1. A lot of artists are romantic purists. Somehow they got the idea that using technology to speed up production detracted from the art. Ridiculous. David Hockney's book and a documentary on YoutTube made from that book, show the research he did into history and how long artists have used tools like the camera and mirror and the grid to facilitate the painting by minimizing errors. There's two segments each about an hour and a half. they are well worth watching. Making art--producing product--is a part of the business of art, a class that was ignored in art colleges. More product, the more chance of profit and a piece of the good life. Here's another thing that get's artists panties in a bunch. Art is decorative. The public likes stuff hanging on their walls and making their homes homier. This is a gigantic topic none of us who like to spend our days painting want to take the time to probe. But its interesting as hell.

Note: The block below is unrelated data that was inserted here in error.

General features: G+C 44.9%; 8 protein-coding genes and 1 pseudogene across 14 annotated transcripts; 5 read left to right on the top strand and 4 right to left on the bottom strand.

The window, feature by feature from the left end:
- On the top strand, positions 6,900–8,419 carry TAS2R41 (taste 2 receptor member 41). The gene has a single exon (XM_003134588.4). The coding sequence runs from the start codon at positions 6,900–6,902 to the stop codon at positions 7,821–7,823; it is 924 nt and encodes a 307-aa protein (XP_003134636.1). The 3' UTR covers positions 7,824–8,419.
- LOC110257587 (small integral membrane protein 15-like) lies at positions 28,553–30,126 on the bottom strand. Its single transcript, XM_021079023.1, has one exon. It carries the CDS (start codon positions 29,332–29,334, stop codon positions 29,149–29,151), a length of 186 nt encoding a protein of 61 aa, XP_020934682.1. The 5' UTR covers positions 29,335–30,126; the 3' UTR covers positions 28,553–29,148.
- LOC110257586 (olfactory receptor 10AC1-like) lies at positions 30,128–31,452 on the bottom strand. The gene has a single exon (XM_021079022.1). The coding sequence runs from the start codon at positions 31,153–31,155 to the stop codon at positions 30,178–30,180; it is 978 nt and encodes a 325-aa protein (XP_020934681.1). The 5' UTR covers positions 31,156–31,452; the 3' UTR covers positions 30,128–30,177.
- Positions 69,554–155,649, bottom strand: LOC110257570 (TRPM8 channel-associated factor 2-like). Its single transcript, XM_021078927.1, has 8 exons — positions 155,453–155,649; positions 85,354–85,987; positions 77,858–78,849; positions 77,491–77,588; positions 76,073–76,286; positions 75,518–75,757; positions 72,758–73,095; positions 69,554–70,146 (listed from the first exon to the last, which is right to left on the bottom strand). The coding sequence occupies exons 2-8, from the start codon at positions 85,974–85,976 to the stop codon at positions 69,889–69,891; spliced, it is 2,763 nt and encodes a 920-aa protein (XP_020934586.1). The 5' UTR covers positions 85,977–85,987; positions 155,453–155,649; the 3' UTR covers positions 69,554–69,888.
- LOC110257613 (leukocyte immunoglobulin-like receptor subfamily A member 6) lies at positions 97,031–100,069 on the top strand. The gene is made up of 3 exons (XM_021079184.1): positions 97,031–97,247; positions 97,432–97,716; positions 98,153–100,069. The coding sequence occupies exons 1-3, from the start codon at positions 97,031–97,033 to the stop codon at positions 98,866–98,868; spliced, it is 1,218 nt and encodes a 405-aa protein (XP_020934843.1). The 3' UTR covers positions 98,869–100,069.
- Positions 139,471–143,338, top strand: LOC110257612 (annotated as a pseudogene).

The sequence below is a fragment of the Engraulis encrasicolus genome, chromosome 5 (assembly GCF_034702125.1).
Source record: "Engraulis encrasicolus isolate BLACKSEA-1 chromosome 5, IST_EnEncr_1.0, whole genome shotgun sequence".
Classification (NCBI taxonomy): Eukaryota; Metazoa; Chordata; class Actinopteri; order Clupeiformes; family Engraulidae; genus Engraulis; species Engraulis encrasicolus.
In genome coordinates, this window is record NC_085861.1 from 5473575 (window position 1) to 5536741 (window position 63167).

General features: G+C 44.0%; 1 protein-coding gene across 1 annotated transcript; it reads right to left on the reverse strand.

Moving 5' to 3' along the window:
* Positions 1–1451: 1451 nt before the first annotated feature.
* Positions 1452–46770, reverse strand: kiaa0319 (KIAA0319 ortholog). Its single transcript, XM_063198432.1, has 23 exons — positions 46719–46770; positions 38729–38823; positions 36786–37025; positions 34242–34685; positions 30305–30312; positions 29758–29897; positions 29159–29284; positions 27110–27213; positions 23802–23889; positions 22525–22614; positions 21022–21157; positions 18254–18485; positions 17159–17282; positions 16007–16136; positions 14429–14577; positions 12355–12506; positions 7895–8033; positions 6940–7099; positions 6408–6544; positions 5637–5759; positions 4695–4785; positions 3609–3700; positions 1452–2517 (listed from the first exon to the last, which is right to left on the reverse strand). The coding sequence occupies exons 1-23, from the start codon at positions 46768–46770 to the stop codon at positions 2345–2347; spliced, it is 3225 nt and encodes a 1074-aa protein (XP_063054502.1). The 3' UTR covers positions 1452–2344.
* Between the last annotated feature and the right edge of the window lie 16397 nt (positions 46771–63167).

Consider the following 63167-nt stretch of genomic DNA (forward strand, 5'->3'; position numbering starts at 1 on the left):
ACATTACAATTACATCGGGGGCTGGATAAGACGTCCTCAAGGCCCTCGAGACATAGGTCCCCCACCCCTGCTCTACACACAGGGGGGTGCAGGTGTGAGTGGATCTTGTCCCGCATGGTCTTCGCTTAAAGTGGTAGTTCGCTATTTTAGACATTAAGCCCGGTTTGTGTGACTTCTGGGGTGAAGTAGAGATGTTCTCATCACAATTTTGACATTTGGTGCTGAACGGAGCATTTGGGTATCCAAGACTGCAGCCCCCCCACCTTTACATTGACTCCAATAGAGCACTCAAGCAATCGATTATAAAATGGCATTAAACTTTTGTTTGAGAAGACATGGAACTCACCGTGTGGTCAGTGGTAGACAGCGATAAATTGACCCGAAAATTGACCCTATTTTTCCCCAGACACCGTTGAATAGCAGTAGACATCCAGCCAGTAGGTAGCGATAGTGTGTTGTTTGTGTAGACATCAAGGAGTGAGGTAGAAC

Delete
  6. Linda!
    I love your graphite portraits! You are so very talented! I love the way you use the medium! Great skill and great art! You are so very prolific! I so love being your art blogging buddy!
    Take care!
    Michael

    ReplyDelete
    Replies
    1. And I love having you. That snow painting of yours is astounding. I do hope you frame it. This has been a winter of winters. My heart goes out to all of you Bostonians.

      Delete